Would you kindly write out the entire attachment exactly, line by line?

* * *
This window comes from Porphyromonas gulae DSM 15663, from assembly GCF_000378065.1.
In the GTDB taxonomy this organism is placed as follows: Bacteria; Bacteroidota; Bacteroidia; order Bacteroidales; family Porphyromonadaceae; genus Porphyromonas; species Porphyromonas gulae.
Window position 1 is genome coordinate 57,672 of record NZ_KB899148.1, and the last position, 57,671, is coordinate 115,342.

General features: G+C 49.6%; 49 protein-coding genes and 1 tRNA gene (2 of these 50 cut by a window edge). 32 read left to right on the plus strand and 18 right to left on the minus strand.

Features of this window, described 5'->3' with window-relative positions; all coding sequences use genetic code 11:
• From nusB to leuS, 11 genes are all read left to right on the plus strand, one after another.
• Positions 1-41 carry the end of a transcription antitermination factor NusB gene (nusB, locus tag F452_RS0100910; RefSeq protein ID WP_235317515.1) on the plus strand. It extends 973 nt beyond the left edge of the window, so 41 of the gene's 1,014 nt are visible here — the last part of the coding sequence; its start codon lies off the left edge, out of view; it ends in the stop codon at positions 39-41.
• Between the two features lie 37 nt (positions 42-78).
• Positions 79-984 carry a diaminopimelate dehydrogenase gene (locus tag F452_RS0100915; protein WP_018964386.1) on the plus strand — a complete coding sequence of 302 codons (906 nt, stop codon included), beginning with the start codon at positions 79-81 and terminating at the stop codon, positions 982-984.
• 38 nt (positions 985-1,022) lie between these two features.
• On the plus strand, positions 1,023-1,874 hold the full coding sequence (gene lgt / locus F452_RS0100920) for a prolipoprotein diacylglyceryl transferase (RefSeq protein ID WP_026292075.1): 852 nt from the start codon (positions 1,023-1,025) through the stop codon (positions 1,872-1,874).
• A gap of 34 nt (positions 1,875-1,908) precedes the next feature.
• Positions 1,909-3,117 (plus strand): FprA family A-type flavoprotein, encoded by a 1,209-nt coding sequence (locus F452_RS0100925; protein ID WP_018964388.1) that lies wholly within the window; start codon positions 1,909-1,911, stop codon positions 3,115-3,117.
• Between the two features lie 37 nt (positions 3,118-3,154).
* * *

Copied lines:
This window comes from Porphyromonas gulae DSM 15663, from assembly GCF_000378065.1.
In the GTDB taxonomy this organism is placed as follows: Bacteria; Bacteroidota; Bacteroidia; order Bacteroidales; family Porphyromonadaceae; genus Porphyromonas; species Porphyromonas gulae.
Window position 1 is genome coordinate 57,672 of record NZ_KB899148.1, and the last position, 57,671, is coordinate 115,342.

General features: G+C 49.6%; 49 protein-coding genes and 1 tRNA gene (2 of these 50 cut by a window edge). 32 read left to right on the plus strand and 18 right to left on the minus strand.

Features of this window, described 5'->3' with window-relative positions; all coding sequences use genetic code 11:
• From nusB to leuS, 11 genes are all read left to right on the plus strand, one after another.
• Positions 1-41 carry the end of a transcription antitermination factor NusB gene (nusB, locus tag F452_RS0100910; RefSeq protein ID WP_235317515.1) on the plus strand. It extends 973 nt beyond the left edge of the window, so 41 of the gene's 1,014 nt are visible here — the last part of the coding sequence; its start codon lies off the left edge, out of view; it ends in the stop codon at positions 39-41.
• Between the two features lie 37 nt (positions 42-78).
• Positions 79-984 carry a diaminopimelate dehydrogenase gene (locus tag F452_RS0100915; protein WP_018964386.1) on the plus strand — a complete coding sequence of 302 codons (906 nt, stop codon included), beginning with the start codon at positions 79-81 and terminating at the stop codon, positions 982-984.
• 38 nt (positions 985-1,022) lie between these two features.
• On the plus strand, positions 1,023-1,874 hold the full coding sequence (gene lgt / locus F452_RS0100920) for a prolipoprotein diacylglyceryl transferase (RefSeq protein ID WP_026292075.1): 852 nt from the start codon (positions 1,023-1,025) through the stop codon (positions 1,872-1,874).
• A gap of 34 nt (positions 1,875-1,908) precedes the next feature.
• Positions 1,909-3,117 (plus strand): FprA family A-type flavoprotein, encoded by a 1,209-nt coding sequence (locus F452_RS0100925; protein ID WP_018964388.1) that lies wholly within the window; start codon positions 1,909-1,911, stop codon positions 3,115-3,117.
• Between the two features lie 37 nt (positions 3,118-3,154).